Recent article You Are Good Enough speaks out on mental health issues
On Aug. 11, 2014, Robin Williams committed suicide in his California home. The news exploded across North America.
I was shocked. Every time I read something about him, my heart dropped as if I knew him, and in a way, I was connected to him. Our generation grew up watching Mrs. Doubtfire, The Birdcage, Hook, Good Will Hunting, Aladdin, and so many more of his great films.
He was the movie hero of my childhood, and I could not believe that he had been so tormented and in such despair, that he took his own life. He made me laugh, so surely he was happy…or so I assumed.
Unfortunately, artists are one of the most likely groups of people to be affected by mental illness. Anxiety, depression, schizophrenia, and other conditions are more common among artists than any other professionals.
Strangely, artists, in particular performing artists, are idealized in our culture. Famous actors are role models for many, but unfortunately, more time is spent on their exterior qualities than their true inner-selves.
To be fair, mental health awareness is becoming more and more publicized, but there is still much more to be understood. The great challenge in understanding mental illness exists because it is manifested in individuals, and is thus slightly different in each person.
“My hope is that beyond awareness about mental health, there will be a greater appreciation and better understanding that ‘mental health’ is not just obtained overnight or with a pop of a pill. It is a journey requiring an ongoing commitment to building and continually strengthening our self worth, which extends to our belief in our chosen craft. Doing this makes one less susceptible to or dependent upon the constant judgments cast by other people or ‘society,’” clinical hypnotherapist Sherly Sulairman wrote in an email correspondence.
Sulairman recently wrote an article entitled You Are Good Enough, addressing depression and feelings of failure in artists. In it, she argues that our insecurities root from our childhood experiences, and they constantly lie beneath our happy selves, emerging when something negative happens to us.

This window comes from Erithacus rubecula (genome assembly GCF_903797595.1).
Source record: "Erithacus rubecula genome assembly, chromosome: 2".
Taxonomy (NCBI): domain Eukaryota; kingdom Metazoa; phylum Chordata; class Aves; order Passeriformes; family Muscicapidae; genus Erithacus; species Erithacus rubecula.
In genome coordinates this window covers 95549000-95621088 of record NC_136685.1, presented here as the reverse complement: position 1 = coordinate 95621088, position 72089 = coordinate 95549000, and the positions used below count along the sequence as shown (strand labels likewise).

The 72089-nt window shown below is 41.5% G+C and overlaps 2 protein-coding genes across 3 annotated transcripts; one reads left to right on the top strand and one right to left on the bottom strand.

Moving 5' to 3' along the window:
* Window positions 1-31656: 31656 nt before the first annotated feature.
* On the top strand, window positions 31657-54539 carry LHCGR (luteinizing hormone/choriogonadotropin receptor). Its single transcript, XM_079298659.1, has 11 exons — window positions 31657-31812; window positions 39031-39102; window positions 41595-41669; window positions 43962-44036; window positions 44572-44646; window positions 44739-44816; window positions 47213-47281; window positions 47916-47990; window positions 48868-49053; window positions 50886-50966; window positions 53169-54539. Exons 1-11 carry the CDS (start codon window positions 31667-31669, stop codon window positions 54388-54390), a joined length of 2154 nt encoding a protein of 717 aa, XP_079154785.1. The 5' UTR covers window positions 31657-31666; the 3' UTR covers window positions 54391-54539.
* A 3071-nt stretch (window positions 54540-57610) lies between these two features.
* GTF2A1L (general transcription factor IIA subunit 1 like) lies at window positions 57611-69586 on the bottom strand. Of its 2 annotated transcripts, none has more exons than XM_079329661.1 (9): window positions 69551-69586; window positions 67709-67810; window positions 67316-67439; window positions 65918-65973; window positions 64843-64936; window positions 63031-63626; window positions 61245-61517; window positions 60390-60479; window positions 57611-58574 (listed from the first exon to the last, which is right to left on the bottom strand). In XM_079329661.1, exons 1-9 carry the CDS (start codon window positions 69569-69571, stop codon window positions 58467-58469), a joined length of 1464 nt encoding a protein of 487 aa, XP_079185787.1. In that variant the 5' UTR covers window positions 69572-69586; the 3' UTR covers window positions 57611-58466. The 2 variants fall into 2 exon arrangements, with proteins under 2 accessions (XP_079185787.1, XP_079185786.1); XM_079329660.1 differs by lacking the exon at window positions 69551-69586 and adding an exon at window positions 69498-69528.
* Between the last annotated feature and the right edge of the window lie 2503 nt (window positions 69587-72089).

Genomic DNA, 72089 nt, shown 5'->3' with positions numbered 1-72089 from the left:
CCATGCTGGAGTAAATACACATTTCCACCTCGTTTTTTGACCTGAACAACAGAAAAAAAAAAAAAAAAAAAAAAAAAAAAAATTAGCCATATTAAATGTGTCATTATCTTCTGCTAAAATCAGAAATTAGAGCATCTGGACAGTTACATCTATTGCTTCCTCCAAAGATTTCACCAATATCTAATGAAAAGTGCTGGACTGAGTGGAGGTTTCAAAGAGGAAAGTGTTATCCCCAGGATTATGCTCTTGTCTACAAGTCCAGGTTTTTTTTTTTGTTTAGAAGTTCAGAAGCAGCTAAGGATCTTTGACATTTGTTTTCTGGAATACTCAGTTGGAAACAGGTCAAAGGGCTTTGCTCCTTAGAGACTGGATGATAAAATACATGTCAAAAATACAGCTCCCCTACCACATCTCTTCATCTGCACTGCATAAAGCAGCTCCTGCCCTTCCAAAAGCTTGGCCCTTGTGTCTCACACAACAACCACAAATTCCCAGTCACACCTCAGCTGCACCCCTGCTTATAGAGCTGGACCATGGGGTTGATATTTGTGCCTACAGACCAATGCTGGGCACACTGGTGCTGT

In order to stop the cyclical fall into a depressed state, we must find a way to change those deep-rooted beliefs so that when life inevitably throws us a curve ball, we do not sink into feelings of failure. Sulairman likens these deep-rooted beliefs to a software program:
“Your unconscious mind is like the hardware that stores everything,” she writes. “You need to learn and gain insight into your mind so that you can change, delete or update the software – your beliefs.”
Our biggest challenge, then, is not to change society or our culture; we do not need to try to change an outside force. Instead, we must change our own selves, change how we view others around us, and change how we react to challenges we face and the challenges we see others face.
“We tend to see ‘society’ or ‘industry’ as an external power or omniscient being. It’s not how can society or an industry change, but how we, as people, choose to behave or change within that broader society/industry,” Sulairman explains.
Sulairman goes on to say, “‘Change’ must take place internally, not externally, with the individual constantly cultivating a strong foundation of inner strength and self worth. Society (people) only dictates our own self worth if we let it. This is not a ‘problem,’ per se, but an ongoing challenge that we all face in our daily lives, not just artists.”
So, it is up to all of us to work within ourselves to help, not only our own happiness and healthiness, but those of everyone around us. Becoming more aware that insecurities play a large role in everyday interactions could potentially help us all become a little more understanding and maybe even happy.
As Sulairman writes it in her article, “Believe that you are good enough and you will be.”